Philip Emeagwali, biography, A Father of the Internet, supercomputer pioneer, Nigerian scientist, inventor

Dale Emeagwali honored as
`Scientist of the Year'


By Willie Givens

When Dale Brown Emeagwali was a child, she had dreams of becoming a scientist.

But she did not anticipate the depth of her ambition. She was studious - always at the top of her class. She had the support of her parents who, though not academicians, encouraged her pursuits, even helping her at home with simple experiments.

Philip Emeagwali, biography, A Father of the Internet, supercomputer pioneer, Nigerian scientist, inventor
Dale Emeagwali

Today, this renowned microbiologist is celebrating her achievements, the latest - the National Technical Association's "1996 Scientist of the Year" award. The citation was presented to Dr. Emeagwali, Oct. 18, at the annual National Technical Achiever-of-the-year Awards Banquet at the Marriott Airport Hotel in Cleveland. Congressman Louis Stokes, (D-Ohio) presented the award.

Dr. Emeagwali was one of six African Americans honored at the convention. She was honored for her contributions to the field of microbiology, molecular biology and biochemistry.

The award recognizes researches regarded as role models and inspirations to other scientists whose discoveries have benefited mankind.

Dr. Emeagwali gives the most credit for her success as a scientist to her parents, Leon and Doris Brown.

Mr. Brown retired from the AFRO-American in 1988 after serving the paper for 42 years, primarily as superintendent of the production department. Her mother is a retired Baltimore city public school teacher.

Dr. Emeagwali was born in the Poplar Grove-Lafayette Avenue section of the city. She attended Alexander Hamilton Elementary School # 145, and went on to Northwestern High School, graduation in 1972.

She entered Coppin State College and graduate in 1976. In the Fall of that year, Dr. Emeagwali enrolled at Georgetown University School of Medicine in Washington. She was awarded the Doctor of Philosophy in microbiology, in 1981.

She credits her success at Georgetown to "good teachers as good training" at Coppin State, we well as a summer internship at Meharry Medical School.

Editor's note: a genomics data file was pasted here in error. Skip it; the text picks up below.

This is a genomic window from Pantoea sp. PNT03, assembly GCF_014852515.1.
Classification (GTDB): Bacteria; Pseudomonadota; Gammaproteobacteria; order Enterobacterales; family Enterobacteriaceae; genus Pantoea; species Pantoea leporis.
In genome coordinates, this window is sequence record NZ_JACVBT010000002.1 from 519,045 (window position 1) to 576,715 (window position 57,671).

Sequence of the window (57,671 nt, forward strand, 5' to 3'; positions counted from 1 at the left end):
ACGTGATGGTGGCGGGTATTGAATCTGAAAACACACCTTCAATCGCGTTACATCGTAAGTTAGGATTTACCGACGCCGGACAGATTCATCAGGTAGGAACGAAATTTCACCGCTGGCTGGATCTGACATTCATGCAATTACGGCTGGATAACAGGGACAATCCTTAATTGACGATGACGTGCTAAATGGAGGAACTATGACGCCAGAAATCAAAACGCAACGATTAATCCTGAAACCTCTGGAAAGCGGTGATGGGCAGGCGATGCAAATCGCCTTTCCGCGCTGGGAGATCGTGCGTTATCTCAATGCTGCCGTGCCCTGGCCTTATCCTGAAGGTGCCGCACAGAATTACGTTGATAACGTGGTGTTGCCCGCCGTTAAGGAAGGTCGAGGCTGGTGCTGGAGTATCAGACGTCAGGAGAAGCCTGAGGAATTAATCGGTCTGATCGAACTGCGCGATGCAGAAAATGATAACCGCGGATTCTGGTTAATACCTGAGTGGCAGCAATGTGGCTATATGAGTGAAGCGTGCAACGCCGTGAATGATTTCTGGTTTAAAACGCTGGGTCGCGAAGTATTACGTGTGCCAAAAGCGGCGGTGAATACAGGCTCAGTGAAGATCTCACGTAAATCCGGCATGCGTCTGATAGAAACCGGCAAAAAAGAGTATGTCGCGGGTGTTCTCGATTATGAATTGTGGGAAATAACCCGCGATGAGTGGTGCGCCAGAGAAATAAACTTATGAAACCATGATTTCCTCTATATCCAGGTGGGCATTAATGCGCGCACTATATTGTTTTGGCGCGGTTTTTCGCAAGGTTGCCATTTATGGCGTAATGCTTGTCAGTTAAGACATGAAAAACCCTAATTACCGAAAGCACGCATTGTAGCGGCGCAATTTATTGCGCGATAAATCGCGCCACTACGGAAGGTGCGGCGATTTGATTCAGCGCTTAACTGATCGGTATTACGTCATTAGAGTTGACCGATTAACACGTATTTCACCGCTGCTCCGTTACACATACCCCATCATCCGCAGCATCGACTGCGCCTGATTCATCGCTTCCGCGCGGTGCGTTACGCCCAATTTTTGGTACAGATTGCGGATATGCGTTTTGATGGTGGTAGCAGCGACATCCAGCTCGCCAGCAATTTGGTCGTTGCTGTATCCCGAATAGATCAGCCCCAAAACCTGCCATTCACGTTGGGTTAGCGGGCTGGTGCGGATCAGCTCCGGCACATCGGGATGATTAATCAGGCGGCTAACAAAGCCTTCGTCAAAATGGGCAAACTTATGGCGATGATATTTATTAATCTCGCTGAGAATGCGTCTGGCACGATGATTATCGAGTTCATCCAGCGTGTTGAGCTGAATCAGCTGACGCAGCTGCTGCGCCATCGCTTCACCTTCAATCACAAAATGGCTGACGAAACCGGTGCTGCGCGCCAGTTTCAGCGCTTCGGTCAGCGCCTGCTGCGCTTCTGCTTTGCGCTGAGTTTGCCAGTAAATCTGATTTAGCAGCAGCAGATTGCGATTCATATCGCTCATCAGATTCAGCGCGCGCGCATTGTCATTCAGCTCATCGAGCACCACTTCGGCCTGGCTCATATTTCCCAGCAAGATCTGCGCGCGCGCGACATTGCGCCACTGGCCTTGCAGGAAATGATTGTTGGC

The move to Georgetown and away from her family was a "cultural shock, " she said.

Of coping with the challenges she says: "I was always ahead in my class and I held on to that ambition. I felt I had the ability to easily assimilate, regardless of race of class."

While a research fellow at the University of Minnesota, Mrs. Emeagwali and her husband, Philip, a Nigerian-born scientists, spearheaded, among other things, the annual African American Science Day, organized by staff members at the Science Museum of Minnesota.

The project was designed to provide role models for African-American kids.

While keeping kids interested in science is a problem that - crosses racial lines, she said it is particularly acute in the Black culture.

Dr. Emeagwali, encountered more than a few obstacles growing up, which she said made her even more determined to become a scientist. She grew up at a time when Black people were told, "You can't do math. We were taught inadvertently, and sometimes directly, that we couldn' t do that," she said. "When a Black child said he wanted to be a doctor, he was slapped upside the head and told to stop being simple."

Drawing from her childhood experiences. Dr. Emeagwali has always maintained that the success of children depends on the character of their parents.

"Parents must always stress the importance of education and achievement to their children. When kids know there are low expectations, they won't rise," she says.

She said she also held strongly to the belief that learning should be broadly focused to include math, literature and engineering. "It' s important not awards and honors including listings in Who's Who in the World, the World Who's Who of Women, Who's Who in American Education, International Who's Who in Medicine.

She has been awarded a number of prestigious fellowship-from the Uniformed Services University Health Sciences, National Institutes of Health, Damon Runyon Walter Winchell Cancer Fund, American Cancer Society, and the National Science Foundation.

She also received doctoral fellowship Fund, ad a national scholarship from the Delta Sigma Theta Sorority.

Additionally, other accomplishments include the discovery of the existence of isozymes of kynurenine formamidase in the basterium Streptomyces parvulus which, prior to her findings, were known only to exist in higher organisms.

Dr. Emeagwali also proved that cancer gene expression could be inhibited by antisense methodoloy, which she says can led to better treatment for cancer.

Early this year, Dr. Emeagwali happily returned to her native Baltimore- her family and friends-and joined the biology faculty at Morgan State University.

Dr. Emeagwali enjoys sharing her knowledge and expertise with students, promoting academic excellence, attracting students to science and conducting science workshops for inner city youths.

Her hobbies include karate, painting and publishing poems, one of which appeared in the "Atlantic Monthly." She and her husband have one son.

Reported by Willie Givens
The Editor, Afro-American
November , 1996, Baltimore, Maryland.

Related Pages

  1. Professor Dale Emeagwali's Achievements
  2. Dale's Photos
  3. Wedding Photos
  4. More Photos
  5. Museum helps bring students and science together
  6. Guestbook
  7. Contemporary Black Biography
Additional Info (for school projects)

Dale Emeagwali was born on December 24, 1954 in Baltimore, Maryland.

Philip Emeagwali, biography, A Father of the Internet, supercomputer pioneer, Nigerian scientist, inventor

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Philip Emeagwali, biography, A Father of the Internet, supercomputer pioneer, Nigerian scientist, inventor